Warning: This interview contains major spoilers for the Black Mirror episode, “Nosedive.”
Are you already sick with social media anxiety about having to like, favorite, or rate all of your friends’ online posts? Just imagine if your very freedom depended on it. That’s the world imagined in “Nosedive,” the first episode in Black Mirror’s third season, where citizens are required to rate each other on their everyday interactions. Drop below a certain average, and you’re immediately yanked out of polite society. That forces everyone to be on their best behavior at all hours, pretending they’re living their best life when, secretly, they’d love to burn it all down.
The strain of maintaining a shiny, happy exterior weighs heavily on our heroine, Lacie (Bryce Dallas Howard), a 4.2 who longs to be in the 4.5 range. Having been invited by a friend (Alice Eve) she hasn’t seen in years to be the maid of honor at her wedding, Lacie sets off on a cross-country journey that spirals out of control, causing her rating to… well, nosedive. Written by Parks and Recreation collaborators, Rashida Jones and Mike Schur, and directed by esteemed British filmmaker Joe Wright, this is a screwball road comedy served up Black Mirror style. Speaking with Wright and Howard at the Toronto International Film Festival in September, Yahoo TV discussed some of the episode’s biggest moments and keeping the extreme social media satire grounded in reality.
The humor in the episode begins on a relatively even keel and then gets increasingly outrageous as events unfold. How did you pace the arc of the comedy?
Bryce Dallas Howard: Nosedive is a social satire. In our own world, we’re tied to our phones and have so much social anxiety. So there’s naturally some humor to that because we’re all so self-aware about our addictions to our phones, but we can’t stop it. The way we can process those feelings and have perspective on them would be through satire.
Joe Wright: It was all in the script, so it felt like an instinctive process. We tried not to impose ourselves on the script or the world, and the comedy revealed itself to us. This world they’ve created for themselves is a lovely surface that hides something a little more rotten.
Howard: Something that surprised me was the vision that Joe had for this pastel, ice cream perfect world with succulence everywhere. He used a lot of peach and mint green colors, and seeing those in excess is absurd. It’s a world I recognize from Pinterest, but it’s not a world I’ve necessarily experienced. It’s almost unsettling how lovely it is. Then you go into it and realize the world is that lovely because the circumstances are that dark.
Nosedive was written by Rashida Jones and Mike Schur. Were they or Charlie Brooker on set during production?
Wright: Charlie gives you a lot of freedom. And the script was so good, I didn’t feel like I needed to change it. Charlie’s just there to give counsel, although he is very obsessed by the technology. During the editing phase, he was talking about how the rating system should work and I was like, “That’s a level of detail I didn’t expect!” Operating systems aren’t my forte, but he’s into that stuff.
Howard: We did a read-through before shooting, and he was there via Skype in a very Black Mirror sort of way. The script never changed; on other projects, you get new pages every single day. It felt kind of like a play.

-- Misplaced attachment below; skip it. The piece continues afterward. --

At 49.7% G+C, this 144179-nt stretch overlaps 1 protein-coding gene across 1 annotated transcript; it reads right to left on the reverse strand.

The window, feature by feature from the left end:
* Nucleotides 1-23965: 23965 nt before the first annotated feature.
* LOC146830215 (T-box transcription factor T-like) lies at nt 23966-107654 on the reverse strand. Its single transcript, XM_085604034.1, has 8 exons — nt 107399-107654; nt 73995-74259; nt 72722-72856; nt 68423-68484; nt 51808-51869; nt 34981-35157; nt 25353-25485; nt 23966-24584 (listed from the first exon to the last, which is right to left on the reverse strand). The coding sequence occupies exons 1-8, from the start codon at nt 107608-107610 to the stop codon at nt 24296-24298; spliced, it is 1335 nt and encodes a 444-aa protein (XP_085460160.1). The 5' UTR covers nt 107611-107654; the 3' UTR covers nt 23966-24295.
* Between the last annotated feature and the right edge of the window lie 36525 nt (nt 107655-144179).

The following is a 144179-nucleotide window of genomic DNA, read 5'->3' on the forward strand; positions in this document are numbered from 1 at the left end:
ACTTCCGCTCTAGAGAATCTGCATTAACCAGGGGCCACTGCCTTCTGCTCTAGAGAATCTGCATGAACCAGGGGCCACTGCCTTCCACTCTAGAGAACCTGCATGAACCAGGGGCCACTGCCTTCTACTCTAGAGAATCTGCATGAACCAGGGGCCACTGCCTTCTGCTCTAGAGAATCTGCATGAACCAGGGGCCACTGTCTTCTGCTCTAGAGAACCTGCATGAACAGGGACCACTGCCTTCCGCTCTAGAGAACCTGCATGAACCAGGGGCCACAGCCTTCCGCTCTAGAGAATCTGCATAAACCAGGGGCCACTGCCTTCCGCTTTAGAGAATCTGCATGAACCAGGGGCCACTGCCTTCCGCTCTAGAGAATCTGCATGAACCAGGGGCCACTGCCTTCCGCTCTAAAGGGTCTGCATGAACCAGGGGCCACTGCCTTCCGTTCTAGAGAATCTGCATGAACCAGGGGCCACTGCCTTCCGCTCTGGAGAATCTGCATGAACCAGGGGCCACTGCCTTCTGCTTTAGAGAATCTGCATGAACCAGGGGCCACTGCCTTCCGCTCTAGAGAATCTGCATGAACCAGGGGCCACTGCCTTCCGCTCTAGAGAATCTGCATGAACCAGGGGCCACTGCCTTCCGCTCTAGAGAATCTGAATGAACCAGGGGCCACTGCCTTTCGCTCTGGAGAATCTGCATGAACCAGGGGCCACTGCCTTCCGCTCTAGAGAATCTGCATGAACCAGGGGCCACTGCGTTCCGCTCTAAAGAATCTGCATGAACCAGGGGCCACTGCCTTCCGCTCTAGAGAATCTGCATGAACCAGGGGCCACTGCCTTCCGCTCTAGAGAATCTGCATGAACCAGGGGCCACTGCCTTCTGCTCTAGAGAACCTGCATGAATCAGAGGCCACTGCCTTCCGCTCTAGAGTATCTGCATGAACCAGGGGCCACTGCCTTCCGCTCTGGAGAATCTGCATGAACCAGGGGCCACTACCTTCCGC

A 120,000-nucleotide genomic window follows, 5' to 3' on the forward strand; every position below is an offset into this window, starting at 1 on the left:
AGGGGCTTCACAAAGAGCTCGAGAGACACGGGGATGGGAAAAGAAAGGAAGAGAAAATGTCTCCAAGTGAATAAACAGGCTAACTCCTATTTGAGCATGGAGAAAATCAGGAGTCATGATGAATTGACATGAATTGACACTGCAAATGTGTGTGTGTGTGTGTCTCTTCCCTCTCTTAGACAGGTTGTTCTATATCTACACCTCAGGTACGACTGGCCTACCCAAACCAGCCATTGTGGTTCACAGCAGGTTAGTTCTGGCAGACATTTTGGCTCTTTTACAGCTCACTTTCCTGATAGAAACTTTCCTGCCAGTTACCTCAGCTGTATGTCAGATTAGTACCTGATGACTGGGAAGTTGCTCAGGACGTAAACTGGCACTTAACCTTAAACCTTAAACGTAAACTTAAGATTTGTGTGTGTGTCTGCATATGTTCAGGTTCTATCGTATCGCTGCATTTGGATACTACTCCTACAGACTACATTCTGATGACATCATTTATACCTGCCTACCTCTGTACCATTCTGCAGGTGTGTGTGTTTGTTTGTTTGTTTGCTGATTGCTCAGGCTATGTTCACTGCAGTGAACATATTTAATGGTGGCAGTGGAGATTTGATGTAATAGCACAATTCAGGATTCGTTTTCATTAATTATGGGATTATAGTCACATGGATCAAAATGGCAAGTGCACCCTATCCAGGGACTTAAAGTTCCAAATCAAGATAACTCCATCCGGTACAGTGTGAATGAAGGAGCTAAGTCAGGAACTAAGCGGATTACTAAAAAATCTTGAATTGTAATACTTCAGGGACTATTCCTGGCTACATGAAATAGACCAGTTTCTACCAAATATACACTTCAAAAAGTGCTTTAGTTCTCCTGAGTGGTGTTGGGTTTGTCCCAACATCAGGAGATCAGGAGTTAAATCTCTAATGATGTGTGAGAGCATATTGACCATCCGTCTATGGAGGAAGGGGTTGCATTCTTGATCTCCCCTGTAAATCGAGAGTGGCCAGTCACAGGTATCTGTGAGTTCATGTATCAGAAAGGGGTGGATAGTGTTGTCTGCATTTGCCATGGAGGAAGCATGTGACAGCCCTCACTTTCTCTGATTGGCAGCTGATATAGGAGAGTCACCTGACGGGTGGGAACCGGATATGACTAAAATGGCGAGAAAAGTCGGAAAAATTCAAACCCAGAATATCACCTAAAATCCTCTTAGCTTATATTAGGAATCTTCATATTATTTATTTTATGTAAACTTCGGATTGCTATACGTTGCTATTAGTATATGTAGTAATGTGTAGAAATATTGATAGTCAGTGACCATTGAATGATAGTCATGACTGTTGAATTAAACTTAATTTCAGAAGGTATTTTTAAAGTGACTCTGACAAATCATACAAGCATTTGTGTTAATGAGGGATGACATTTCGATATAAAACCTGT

One of the key moments in Nosedive is Lacie’s encounter with a truck driver played by Cherry Jones. It’s the first time she’s encountered someone who has made the decision to abandon the ratings system and live off the grid, so to speak.
Howard: As humans, we don’t always take advice about how difficult it is to change. I wish it were as easy as, “Oh, there’s a door that I need to go through.” What I find instead is that it’s more like, “I’ll walk up to that door, give a knock and if no one answers, I’ll walk away for a couple of years.” It takes me a long time to open the door and walk through.
Howard: Cherry is one of my theater idols, and was in the first film I made, The Village. I hadn’t seen her for several years, so it’s so meaningful for her to be doing this. She was a very grounding presence for that scene. Everything her character is saying is so true, but it takes courage to live that life. And Lacie doesn’t learn. I relate to that — sometimes I feel like I should just get a flip phone again!
The episode climaxes with Lacie having a full-on breakdown at her friend’s wedding. It’s a scene that’s both cringingly awkward and very funny.
Howard: My job only gets hard when things don’t connect, and the writers and directors say, “Oh, we’ll fix that on the day.” But here, you see how the sequences before it lead up to that last big scene. So shooting that climax just felt like fun.
Wright: The idea that Bryce and I shared was to play it for real, not comedy — to play the pathos and tender heartbreak of it. I love Lacie as a character, but I also want to bang her head against the wall and say, “Wake up!” She makes so many mistakes and is so wrong. She really loves her friend; there’s a deep teenage love going on as well there.
The episode ends with Lacie locked away in prison, cussing out a man in another cell. It’s another comic moment, but there’s also a palpable sense of release and relief for her. We’re often expected to suppress or push away anger, but maybe it’s an emotion that can help in certain circumstances.
Howard: Lacie lives in this world where the most important thing is to feel like you belong by being lovely all the time. So anger might be the first step towards reconnecting to yourself.
Wright: There’s a reason we have anger — it’s an entirely appropriate response to injustice in the world. But it’s important that we express it appropriately. That ending reminds me of the scene in Network when everyone shouts: “I’m as mad as hell, and I’m not going to take it anymore!”
Black Mirror is currently streaming on Netflix.